To view the latest rankings, You can view the ratings here.
What is Elo?
The Elo rating system is a rating system that awards points to teams based on competitive play. Originally designed for chess, Elo has since been adopted for other sports and has been viewed as an alternative ranking system to FIFA's rankings. The general idea is centered around stealing points from your opponents and adding them to your own score. If you beat a strong team, you take a large number of points. If you defeat an inferior team, you take only a few points from them. (Wikipedia)
FIFA has their own ratings for the women's game. Why create Elo ratings?
Most people are familiar with the Elo ratings we use on the men's side and FIFA's women's ratings are generally similar, they just use a different approach. FIFA actually uses a type of Elo ratings, as there isn't a "right" way to do compile them. However FIFA's approach to the women's ratings creates a noticeably different outcome than the method used for the men's Elo ratings. These rankings here are made to have a mirror to the men's rankings, without the headaches that FIFA institutes in theirs.
It should be noted that FIFA men's ratings are done different than their ratings on the women's side. It's not clear why they wouldn't use one system for both, as it undermines both rating systems by not having a universal approach. Regardless, I'll refer to these ratings here as Elo because they're more in line with the commonly accepted version.
How are FIFA and Elo different?
In the top rankings, the order of teams are similar from one ranking system to another, although the gap between teams is different. As of August 2016, number ten rated Canada is 230 points behind the US in FIFA's rankings. In the Elo ratings, the gap is almost twice as much at 400, from USA and (#10) North Korea.
Beyond the top teams, there is a large discrepancy between rankings for the lower rated nations. Nations can regularly be rated a difference of 40 spots between systems and as high as 90. This is due to the starting rating, which will affect how many points teams gain or lose when they earn a result. Sometimes FIFA will give starting ratings as high as 2000, while other times they will start teams at 400, like they did with Mauritius. While starting ratings eventually lose their importance after hundreds of matches, most nations have not played a hundred games and the 1600 difference between teams can have major implications on future ratings. Elo starting ratings range from 600 to 1800 and are based on each nation's performance to avoid big swings in ratings.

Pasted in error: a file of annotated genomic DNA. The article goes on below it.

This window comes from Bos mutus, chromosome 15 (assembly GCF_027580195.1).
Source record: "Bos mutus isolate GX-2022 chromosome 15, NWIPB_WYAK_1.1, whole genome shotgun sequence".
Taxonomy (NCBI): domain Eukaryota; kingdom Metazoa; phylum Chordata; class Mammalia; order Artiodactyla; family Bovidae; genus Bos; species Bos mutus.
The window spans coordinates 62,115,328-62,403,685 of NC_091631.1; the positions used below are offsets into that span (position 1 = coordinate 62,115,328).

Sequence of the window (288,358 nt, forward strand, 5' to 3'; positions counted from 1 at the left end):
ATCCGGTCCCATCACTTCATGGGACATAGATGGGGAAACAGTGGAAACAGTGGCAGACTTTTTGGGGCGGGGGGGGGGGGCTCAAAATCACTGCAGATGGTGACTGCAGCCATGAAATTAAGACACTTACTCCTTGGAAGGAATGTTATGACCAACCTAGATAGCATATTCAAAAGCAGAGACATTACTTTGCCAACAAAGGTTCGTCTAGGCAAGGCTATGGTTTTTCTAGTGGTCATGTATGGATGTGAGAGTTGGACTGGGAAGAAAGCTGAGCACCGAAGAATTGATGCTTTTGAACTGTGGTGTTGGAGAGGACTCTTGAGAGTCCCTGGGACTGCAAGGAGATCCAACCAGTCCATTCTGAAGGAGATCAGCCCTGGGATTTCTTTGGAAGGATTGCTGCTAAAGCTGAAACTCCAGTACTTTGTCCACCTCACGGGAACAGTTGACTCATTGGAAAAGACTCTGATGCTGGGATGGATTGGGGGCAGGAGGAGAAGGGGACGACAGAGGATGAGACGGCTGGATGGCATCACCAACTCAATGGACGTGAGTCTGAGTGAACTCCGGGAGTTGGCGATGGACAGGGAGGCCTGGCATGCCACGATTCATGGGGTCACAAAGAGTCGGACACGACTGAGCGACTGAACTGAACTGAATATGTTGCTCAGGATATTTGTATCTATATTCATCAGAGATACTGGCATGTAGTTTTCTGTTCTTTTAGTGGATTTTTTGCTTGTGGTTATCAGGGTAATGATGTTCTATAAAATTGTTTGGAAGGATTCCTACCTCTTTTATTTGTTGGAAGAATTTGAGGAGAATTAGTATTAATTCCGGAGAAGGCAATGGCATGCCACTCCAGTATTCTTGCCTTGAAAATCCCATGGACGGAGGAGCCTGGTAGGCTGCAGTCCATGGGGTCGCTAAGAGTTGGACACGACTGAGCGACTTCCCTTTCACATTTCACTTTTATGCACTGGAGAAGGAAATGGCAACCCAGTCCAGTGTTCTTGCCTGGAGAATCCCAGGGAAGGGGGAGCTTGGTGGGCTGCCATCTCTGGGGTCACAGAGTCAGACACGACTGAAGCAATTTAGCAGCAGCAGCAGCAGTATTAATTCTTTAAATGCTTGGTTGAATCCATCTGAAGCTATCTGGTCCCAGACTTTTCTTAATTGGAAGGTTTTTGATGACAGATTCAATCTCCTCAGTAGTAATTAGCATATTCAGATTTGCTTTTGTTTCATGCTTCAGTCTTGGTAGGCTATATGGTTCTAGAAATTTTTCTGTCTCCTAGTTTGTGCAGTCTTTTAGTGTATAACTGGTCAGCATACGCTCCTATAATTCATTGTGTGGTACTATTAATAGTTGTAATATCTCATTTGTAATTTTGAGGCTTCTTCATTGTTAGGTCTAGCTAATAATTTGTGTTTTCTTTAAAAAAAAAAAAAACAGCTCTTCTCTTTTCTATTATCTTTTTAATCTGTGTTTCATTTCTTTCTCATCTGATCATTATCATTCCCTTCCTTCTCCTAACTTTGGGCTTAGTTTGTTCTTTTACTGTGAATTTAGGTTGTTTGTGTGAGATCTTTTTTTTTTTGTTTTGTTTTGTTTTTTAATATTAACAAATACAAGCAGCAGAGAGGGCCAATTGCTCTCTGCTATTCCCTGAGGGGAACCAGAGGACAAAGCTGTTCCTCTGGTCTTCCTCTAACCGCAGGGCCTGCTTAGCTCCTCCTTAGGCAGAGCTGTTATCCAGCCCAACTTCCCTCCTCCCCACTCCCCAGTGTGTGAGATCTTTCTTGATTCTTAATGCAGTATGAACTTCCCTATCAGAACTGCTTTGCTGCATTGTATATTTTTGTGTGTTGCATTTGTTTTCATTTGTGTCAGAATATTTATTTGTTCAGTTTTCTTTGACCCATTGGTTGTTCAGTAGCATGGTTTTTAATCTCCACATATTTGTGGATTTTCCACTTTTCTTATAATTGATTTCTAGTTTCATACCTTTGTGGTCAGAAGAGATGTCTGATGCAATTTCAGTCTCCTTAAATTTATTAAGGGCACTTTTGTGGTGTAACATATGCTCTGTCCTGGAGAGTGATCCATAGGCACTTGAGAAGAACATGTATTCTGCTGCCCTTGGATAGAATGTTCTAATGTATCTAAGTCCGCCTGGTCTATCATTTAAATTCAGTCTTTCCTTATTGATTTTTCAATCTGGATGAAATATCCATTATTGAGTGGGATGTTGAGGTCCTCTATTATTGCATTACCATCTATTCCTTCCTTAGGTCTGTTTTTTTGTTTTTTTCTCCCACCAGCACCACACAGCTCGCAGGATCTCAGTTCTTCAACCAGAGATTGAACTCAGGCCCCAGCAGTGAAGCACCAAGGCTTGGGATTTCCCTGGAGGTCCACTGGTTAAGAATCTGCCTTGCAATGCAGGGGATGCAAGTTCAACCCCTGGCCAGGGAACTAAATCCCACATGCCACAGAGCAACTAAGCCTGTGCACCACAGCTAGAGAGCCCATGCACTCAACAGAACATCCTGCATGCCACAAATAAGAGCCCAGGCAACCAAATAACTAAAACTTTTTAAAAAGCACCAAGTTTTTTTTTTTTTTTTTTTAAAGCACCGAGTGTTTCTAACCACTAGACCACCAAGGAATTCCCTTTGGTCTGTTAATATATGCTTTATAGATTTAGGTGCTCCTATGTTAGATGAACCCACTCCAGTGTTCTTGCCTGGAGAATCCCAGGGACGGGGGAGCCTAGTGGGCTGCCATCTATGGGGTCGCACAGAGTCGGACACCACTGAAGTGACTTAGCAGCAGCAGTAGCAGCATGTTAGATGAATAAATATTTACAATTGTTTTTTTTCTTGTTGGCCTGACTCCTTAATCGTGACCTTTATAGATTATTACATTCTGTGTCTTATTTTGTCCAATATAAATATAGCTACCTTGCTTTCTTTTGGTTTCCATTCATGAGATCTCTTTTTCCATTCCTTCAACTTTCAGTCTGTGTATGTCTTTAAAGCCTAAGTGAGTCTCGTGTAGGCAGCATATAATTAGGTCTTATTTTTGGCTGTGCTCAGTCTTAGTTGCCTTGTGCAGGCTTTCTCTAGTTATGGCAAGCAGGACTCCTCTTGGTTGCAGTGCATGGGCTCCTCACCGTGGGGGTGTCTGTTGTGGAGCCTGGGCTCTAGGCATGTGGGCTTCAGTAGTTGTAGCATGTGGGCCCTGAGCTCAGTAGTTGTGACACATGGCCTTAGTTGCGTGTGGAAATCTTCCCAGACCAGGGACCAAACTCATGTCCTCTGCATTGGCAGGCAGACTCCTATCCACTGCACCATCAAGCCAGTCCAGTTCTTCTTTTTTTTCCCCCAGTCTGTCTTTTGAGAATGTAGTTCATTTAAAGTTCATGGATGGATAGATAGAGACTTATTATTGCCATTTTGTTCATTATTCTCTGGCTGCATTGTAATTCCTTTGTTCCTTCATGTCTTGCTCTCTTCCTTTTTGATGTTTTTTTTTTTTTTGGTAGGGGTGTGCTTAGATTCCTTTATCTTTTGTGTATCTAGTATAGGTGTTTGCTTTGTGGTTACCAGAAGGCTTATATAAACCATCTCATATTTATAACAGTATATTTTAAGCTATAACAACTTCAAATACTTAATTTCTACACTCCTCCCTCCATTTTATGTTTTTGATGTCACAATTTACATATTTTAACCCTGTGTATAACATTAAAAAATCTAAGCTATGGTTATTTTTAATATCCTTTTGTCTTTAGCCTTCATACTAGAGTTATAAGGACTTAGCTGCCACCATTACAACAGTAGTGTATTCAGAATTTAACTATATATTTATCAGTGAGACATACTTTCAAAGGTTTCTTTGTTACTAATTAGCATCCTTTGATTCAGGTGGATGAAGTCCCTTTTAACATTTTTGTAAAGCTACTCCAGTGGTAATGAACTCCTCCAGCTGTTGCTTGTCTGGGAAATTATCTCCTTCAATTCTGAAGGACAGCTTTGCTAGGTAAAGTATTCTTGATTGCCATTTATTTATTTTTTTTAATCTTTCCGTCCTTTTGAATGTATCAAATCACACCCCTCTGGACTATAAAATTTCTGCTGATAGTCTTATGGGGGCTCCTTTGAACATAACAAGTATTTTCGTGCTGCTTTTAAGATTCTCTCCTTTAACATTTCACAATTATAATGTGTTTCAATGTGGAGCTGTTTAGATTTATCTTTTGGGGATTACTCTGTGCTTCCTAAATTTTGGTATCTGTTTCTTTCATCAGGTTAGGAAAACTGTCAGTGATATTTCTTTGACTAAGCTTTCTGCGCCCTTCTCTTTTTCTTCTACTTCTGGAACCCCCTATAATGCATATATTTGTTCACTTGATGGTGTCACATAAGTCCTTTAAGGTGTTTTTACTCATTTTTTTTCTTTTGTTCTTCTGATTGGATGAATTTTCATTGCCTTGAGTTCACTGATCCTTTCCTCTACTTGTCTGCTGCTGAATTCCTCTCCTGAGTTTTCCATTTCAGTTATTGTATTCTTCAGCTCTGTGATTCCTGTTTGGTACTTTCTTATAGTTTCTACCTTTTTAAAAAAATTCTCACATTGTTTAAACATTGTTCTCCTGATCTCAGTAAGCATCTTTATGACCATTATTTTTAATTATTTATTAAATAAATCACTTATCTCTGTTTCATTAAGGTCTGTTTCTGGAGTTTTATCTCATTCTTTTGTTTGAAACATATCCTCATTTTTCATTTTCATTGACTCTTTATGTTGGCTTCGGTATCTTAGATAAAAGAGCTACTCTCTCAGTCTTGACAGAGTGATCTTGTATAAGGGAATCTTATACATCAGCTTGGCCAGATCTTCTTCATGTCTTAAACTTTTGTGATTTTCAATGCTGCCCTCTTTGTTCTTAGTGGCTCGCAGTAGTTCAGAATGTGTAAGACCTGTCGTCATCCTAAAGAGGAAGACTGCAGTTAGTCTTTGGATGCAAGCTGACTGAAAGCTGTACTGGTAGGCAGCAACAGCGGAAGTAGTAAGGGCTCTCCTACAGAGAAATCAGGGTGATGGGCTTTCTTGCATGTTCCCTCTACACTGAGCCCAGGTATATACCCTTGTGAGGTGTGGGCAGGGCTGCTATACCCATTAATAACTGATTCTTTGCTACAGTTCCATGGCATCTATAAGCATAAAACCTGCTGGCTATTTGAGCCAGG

The specific approach between the ratings are fairly different. For example, FIFA rankings can actually take away points from a winner if they do not win by enough, which Elo does not do. There also isn't a difference in winning 6-0 as there is 40-0 in FIFA's ratings.
Additionally there are odd restrictions to FIFA's rankings on the women's side. First, it only reaches back to 2003, despite having most of all international games on their site. Secondly, there is a stipulation that if a country does not play a game within eighteen months, they immediately drop to the bottom. As I write this, Argentina has recently dropped 99 spots to last place. (Technically they are not rated although they would be 133, after Botswana at 132.) Although apparently this is only temporarily, as Argentina are no strangers to the quick maneuver.